Reference : Kidney and Pancreas Transplantation : The history of Surgical Techniques and immunosu...
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Human health sciences : Surgery
Kidney and Pancreas Transplantation : The history of Surgical Techniques and immunosuppression
SQUIFFLET, Jean-Paul mailto [Centre Hospitalier Universitaire de Liège - CHU > > Chirurgie abdominale- endocrinienne et de transplantation >]
current issues and future direction in kidney transplantation
[en] Pancreas Transplantation aims at providing Beta cells replacement in diabetic patients,
especially for type 1 diabetes recipients in whom Beta cells had been destroyed by an autoimmune
process. The final achievement is to restore a normal physiological control of glucose
metabolism in order to halt or reverse the secondary complications of diabetes i.e. retinopathy,
neuropathy, nephropathy, micro – and macro - angiopathy [1]. That can be achieved by a
vascularised pancreas graft (referred as Pancreas Transplantation, PT) or by islet grafting
(referred as Islet Transplantation, IT). The former PT includes transplanting 95% of unuseful
cells, the exocrine part from one pancreas, while the last one IP, embolizing into the recipient
liver, Islets of Langerhans after digestion and purification of several human pancreases. Three
types of PT can be performed: the pancreas and a kidney are simultaneously transplanted with
a single induction of immunosuppression (IS) therapy in hoping to correct both uremia and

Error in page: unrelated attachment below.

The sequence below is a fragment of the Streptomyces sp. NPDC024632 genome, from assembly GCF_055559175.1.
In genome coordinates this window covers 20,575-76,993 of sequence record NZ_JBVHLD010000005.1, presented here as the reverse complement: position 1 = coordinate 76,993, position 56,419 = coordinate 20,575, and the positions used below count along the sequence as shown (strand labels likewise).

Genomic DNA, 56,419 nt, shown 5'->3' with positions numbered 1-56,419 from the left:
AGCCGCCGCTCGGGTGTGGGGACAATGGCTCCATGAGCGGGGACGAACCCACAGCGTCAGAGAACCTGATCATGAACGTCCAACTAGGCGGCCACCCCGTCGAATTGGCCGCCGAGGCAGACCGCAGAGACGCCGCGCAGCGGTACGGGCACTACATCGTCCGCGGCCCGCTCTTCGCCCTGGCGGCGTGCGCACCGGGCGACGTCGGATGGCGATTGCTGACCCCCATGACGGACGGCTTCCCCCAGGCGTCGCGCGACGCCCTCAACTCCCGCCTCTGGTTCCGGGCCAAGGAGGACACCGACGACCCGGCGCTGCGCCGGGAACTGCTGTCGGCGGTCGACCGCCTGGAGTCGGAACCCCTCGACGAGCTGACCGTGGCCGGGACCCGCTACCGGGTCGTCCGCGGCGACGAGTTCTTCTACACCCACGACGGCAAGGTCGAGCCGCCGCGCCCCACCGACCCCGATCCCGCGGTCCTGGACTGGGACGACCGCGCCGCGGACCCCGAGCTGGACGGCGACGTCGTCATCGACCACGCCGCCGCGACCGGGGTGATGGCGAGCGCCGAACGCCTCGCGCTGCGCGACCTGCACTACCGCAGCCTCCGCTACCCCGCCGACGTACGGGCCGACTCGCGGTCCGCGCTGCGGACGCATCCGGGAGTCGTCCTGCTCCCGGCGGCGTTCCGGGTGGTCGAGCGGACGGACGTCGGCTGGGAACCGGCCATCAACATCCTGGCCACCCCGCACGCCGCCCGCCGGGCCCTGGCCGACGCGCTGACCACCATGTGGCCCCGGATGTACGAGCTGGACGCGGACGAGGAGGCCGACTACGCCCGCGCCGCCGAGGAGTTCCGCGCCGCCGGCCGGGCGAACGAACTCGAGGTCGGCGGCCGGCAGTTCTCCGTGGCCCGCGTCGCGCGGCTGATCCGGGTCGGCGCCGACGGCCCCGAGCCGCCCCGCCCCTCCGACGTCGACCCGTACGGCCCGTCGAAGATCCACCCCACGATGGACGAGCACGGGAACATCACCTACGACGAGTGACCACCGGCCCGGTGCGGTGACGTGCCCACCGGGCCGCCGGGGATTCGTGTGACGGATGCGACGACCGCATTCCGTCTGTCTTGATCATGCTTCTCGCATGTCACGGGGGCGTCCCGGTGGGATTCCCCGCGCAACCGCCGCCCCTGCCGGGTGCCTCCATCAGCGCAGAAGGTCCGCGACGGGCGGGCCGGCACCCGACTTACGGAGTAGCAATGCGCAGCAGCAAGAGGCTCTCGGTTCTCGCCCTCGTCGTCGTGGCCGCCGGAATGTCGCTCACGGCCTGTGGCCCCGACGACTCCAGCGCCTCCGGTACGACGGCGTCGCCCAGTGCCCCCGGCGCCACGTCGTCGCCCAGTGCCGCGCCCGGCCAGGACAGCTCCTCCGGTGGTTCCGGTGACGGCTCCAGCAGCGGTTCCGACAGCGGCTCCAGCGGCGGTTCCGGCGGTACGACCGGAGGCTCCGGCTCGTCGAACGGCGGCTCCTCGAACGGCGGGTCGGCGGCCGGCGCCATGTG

diabetes mellitus (SPK = Simultaneous Pancreas and Kidney Transplantation); the pancreas is
transplanted after a successful kidney graft allowing two induction therapies along with the
basic IS treatment (PAK = Pancreas After Kidney Transplantation) ; and finally the Pancreas
can be transplanted alone in pre-uremic recipients with unawareness hypoglycaemic events
or with rapidly evolving secondary complications of diabetes such as proliferative retinopathy,
or advanced neuropathy (PTA = Pancreas Transplantation Alone) [1].
Moreover, in SPK, both organs the Pancreas and the Kidney are procured from the same
deceased donor, either donor after brain death (DBD) or donor after cardiac death (DCD). In
some US institutions, a segmental pancreas and the left kidney, are procured in a living donor
[2], using a laparoscopic approach in the more recent year [3]. For PAK, in order to avoid an
excessive IS load and two induction therapies, other institutions had proposed whenever
possible to keep in stand-by the potential live kidney donor until a cadaver whole pancreatic compatible graft is available [1]. By contrast, the number of PTA remains limited in non uremic
recipients with life-threatening complications of diabetes, in whom one might hope to avoid
the hypoglycaemic events with a successful graft. That can also be achieved with IT. But except
for rare cases, insulin independence with IT requires more than a single human pancreas and
is limited over time [1]. Moreover, IT needs costly materials, chambers and rooms for preparation.
That’s why IT will not be included in the present report.
Researchers ; Professionals ; Students

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